They devote time but they’re not able to do much, hamstrung by the extinction of two-a-days and the fear of injury. In my opinion, you can’t teach tackling in today’s game. I’m not sure to what degree it was ever teachable. A big part of me believes you either have it or you don’t. The big problem nowadays is identifying who has it and who doesn’t. That’s the problem the new practice rules and fear of injury have created. I think it’s just assumed everybody can tackle, and that’s a mistake. Find the tacklers and draft them. That’s how you get better at tackling.

Ron from Versailles, KY

What the heck does “Okie end” mean?

Two-gapper.

Justin from Delavan, WI

Fans who want to copy the Seattle formula of success forgot that they gambled big through free agency with Matt Flynn and failed. They got lucky through the draft when they drafted Russell Wilson. Isn’t it funny how easily fans forget?

It is not uncommon for teams to use the draft to bail out mistakes it made in free agency. That’s usually how it works. For whatever reason, Flynn wasn’t the guy for the Seahawks. He didn’t fit what the Seahawks wanted to do at the quarterback position. They should’ve seen that, which only proves that even Super Bowl champions make mistakes. The problem with free agency is that mistakes are extremely costly. Wilson’s $681,085 cap hit softened the blow.

Brad from Ontario, WI

Vic, when a player gets franchise tagged, how much of that is guaranteed money?

The moment he signs the tender, it’s all guaranteed.

Jim Valvano

Theo from Oklahoma City, OK

I hate to say it, Vic, but I didn’t know who Jim Valvano was before I caught the N.C. State documentary this weekend. A great man who fought a great battle. I wasn’t even alive when he led his team to greatness. What are your thoughts on Jim and the Wolfpack?

Valvano had a fantastic personality. He forced you to love him with his will to be loved. That’s why we celebrate him. There’s nothing wrong with being personable. I wish more coaches would loosen up and show their true personality, instead of hiding it out of fear for saying the wrong thing. I blame that on my profession. We’ve developed a gotcha mentality on the little things. We’re trying to make a story out of every little faux pas. As a result, we’re costing ourselves and our readers a deeper look at the men we cover.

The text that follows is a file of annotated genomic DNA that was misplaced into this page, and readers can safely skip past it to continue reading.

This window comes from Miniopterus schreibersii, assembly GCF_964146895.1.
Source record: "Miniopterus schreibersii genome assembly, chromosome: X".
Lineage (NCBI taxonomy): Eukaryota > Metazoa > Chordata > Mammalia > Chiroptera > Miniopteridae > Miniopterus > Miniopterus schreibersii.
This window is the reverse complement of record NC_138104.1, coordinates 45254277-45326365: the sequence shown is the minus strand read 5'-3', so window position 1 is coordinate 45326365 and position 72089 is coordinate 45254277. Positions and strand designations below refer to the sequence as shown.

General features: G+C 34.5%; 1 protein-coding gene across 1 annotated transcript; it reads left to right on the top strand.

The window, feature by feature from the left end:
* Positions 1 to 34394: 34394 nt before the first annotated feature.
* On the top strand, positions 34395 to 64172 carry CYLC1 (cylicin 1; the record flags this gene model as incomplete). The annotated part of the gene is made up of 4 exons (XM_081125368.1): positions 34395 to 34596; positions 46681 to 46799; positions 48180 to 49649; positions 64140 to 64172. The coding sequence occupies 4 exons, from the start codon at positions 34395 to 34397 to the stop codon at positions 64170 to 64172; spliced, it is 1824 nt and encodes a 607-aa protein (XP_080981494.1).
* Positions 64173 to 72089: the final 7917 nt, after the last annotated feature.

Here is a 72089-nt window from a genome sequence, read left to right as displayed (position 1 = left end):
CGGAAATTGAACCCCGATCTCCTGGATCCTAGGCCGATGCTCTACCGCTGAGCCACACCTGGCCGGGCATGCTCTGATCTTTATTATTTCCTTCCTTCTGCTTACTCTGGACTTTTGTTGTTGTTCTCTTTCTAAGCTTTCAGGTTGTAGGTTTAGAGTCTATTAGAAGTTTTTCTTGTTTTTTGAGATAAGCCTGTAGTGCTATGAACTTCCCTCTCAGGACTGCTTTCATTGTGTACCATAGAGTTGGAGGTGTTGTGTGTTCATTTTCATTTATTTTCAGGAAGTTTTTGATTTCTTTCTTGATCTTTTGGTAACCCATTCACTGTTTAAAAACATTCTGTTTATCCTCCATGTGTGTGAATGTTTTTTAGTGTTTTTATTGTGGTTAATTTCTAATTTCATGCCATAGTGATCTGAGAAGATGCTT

Zach from Madison, WI

Vic, what do you think would happen if the NFL were to establish some sort of developmental league? Do you think we’d start to see the same type of prospects-for-vets trades that are so common in MLB?

I think the NFL would be hit with an avalanche of workmen’s compensation claims that would quickly dissolve the league.

Steve from De Pere, WI

You are a huge football fan, a lover of competition. It surprises me that you would enjoy spearing a helpless sturgeon. Some of the larger sturgeon are in the range of 100 years old. How would you like to have lived that long then, one day, just happen to swim past some knucklehead holding a spear? Also, where’s the sport in that? Did he have laser beams attached to his head?

I’ve felt bad ever since I threw that spear. What did that fish ever do to me? I’m having nightmares about it, and it’s all Mike’s fault. I never wanted to go stupid sturgeon spearing in the first place.

Sébastien from Brussels, Belgium

Why are there so little player-for-player trades in the NFL compared to the NBA or MLB?